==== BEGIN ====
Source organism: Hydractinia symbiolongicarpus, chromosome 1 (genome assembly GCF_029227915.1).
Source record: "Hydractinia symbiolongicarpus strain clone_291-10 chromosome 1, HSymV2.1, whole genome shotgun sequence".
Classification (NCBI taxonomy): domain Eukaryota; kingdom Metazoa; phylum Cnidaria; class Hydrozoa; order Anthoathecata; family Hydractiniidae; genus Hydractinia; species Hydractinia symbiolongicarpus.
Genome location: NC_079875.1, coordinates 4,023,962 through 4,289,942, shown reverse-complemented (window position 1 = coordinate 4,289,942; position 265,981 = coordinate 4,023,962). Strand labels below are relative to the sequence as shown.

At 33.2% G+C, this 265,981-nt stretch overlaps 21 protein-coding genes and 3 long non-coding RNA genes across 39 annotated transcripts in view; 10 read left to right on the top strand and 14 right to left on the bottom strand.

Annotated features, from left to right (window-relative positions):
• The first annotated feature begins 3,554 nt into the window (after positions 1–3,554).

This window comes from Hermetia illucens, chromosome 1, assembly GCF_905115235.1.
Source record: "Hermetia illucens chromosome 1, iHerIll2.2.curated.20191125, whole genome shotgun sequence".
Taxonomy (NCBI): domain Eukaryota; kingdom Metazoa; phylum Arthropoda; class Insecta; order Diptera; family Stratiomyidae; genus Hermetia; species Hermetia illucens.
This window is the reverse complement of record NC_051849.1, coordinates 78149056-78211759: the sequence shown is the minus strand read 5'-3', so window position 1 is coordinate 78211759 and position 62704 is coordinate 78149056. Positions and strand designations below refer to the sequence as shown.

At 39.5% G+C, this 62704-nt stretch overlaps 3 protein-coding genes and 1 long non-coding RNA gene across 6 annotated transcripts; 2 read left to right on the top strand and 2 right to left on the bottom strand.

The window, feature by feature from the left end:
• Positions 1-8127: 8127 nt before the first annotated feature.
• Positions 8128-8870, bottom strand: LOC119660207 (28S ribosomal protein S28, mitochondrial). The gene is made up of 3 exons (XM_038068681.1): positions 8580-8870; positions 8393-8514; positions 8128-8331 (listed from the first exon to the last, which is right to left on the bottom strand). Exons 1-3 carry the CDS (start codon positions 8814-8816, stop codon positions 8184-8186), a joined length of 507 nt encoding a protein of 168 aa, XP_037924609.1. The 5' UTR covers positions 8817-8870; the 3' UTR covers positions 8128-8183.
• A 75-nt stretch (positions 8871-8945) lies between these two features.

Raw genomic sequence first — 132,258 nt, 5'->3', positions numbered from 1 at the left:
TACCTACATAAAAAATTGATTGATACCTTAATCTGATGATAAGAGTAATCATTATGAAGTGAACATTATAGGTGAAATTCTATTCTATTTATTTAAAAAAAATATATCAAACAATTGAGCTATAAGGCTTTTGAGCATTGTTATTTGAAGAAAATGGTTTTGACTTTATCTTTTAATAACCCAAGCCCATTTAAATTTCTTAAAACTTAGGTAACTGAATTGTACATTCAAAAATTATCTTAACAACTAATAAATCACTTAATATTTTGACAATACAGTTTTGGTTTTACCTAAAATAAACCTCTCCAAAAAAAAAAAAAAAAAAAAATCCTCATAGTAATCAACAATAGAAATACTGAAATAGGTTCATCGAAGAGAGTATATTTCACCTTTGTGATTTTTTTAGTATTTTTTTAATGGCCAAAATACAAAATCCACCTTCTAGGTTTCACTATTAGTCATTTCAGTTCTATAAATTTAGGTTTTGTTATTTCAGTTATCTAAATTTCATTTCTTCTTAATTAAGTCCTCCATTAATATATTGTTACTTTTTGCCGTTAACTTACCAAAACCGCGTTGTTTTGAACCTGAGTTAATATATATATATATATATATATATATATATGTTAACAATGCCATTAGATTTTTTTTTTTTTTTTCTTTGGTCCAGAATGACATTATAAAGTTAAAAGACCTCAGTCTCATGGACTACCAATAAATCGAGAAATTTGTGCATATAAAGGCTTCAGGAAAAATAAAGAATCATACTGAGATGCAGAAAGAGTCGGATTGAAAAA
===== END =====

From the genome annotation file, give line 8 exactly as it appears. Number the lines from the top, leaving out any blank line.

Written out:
This window comes from Hermetia illucens, chromosome 1, assembly GCF_905115235.1.